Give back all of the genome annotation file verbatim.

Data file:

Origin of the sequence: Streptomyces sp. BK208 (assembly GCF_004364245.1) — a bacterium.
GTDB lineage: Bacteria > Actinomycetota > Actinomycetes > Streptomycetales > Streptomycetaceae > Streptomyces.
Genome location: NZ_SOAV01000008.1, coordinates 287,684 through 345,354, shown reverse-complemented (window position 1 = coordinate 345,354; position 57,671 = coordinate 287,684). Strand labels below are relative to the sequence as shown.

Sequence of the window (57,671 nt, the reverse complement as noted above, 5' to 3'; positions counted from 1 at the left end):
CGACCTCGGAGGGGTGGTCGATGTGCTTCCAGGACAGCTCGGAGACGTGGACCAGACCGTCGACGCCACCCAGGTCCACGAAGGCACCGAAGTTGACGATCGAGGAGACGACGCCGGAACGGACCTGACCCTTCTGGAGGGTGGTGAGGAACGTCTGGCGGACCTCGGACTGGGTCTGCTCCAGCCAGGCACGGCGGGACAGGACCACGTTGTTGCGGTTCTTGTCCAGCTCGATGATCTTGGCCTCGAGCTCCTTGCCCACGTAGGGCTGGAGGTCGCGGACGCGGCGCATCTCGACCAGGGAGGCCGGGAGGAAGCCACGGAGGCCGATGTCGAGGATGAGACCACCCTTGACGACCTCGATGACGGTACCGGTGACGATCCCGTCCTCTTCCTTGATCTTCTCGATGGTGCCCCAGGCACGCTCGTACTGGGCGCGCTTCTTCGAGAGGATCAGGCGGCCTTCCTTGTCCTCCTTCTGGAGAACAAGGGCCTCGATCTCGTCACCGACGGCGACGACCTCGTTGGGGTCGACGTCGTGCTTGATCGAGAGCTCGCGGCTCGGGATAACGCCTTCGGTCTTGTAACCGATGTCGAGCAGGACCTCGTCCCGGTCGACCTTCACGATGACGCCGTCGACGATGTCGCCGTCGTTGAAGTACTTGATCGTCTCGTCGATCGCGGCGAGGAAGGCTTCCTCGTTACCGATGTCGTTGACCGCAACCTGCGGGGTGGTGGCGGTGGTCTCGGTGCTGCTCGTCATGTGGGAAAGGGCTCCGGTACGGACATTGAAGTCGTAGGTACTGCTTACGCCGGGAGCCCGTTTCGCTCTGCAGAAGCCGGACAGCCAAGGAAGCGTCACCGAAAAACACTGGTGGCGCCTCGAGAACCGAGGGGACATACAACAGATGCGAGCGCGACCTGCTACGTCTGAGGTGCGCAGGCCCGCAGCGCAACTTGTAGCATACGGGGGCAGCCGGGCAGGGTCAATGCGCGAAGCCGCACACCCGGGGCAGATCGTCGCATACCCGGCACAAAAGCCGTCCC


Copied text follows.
Origin of the sequence: Streptomyces sp. BK208 (assembly GCF_004364245.1) — a bacterium.
GTDB lineage: Bacteria > Actinomycetota > Actinomycetes > Streptomycetales > Streptomycetaceae > Streptomyces.
Genome location: NZ_SOAV01000008.1, coordinates 287,684 through 345,354, shown reverse-complemented (window position 1 = coordinate 345,354; position 57,671 = coordinate 287,684). Strand labels below are relative to the sequence as shown.

Sequence of the window (57,671 nt, the reverse complement as noted above, 5' to 3'; positions counted from 1 at the left end):
CGACCTCGGAGGGGTGGTCGATGTGCTTCCAGGACAGCTCGGAGACGTGGACCAGACCGTCGACGCCACCCAGGTCCACGAAGGCACCGAAGTTGACGATCGAGGAGACGACGCCGGAACGGACCTGACCCTTCTGGAGGGTGGTGAGGAACGTCTGGCGGACCTCGGACTGGGTCTGCTCCAGCCAGGCACGGCGGGACAGGACCACGTTGTTGCGGTTCTTGTCCAGCTCGATGATCTTGGCCTCGAGCTCCTTGCCCACGTAGGGCTGGAGGTCGCGGACGCGGCGCATCTCGACCAGGGAGGCCGGGAGGAAGCCACGGAGGCCGATGTCGAGGATGAGACCACCCTTGACGACCTCGATGACGGTACCGGTGACGATCCCGTCCTCTTCCTTGATCTTCTCGATGGTGCCCCAGGCACGCTCGTACTGGGCGCGCTTCTTCGAGAGGATCAGGCGGCCTTCCTTGTCCTCCTTCTGGAGAACAAGGGCCTCGATCTCGTCACCGACGGCGACGACCTCGTTGGGGTCGACGTCGTGCTTGATCGAGAGCTCGCGGCTCGGGATAACGCCTTCGGTCTTGTAACCGATGTCGAGCAGGACCTCGTCCCGGTCGACCTTCACGATGACGCCGTCGACGATGTCGCCGTCGTTGAAGTACTTGATCGTCTCGTCGATCGCGGCGAGGAAGGCTTCCTCGTTACCGATGTCGTTGACCGCAACCTGCGGGGTGGTGGCGGTGGTCTCGGTGCTGCTCGTCATGTGGGAAAGGGCTCCGGTACGGACATTGAAGTCGTAGGTACTGCTTACGCCGGGAGCCCGTTTCGCTCTGCAGAAGCCGGACAGCCAAGGAAGCGTCACCGAAAAACACTGGTGGCGCCTCGAGAACCGAGGGGACATACAACAGATGCGAGCGCGACCTGCTACGTCTGAGGTGCGCAGGCCCGCAGCGCAACTTGTAGCATACGGGGGCAGCCGGGCAGGGTCAATGCGCGAAGCCGCACACCCGGGGCAGATCGTCGCATACCCGGCACAAAAGCCGTCCC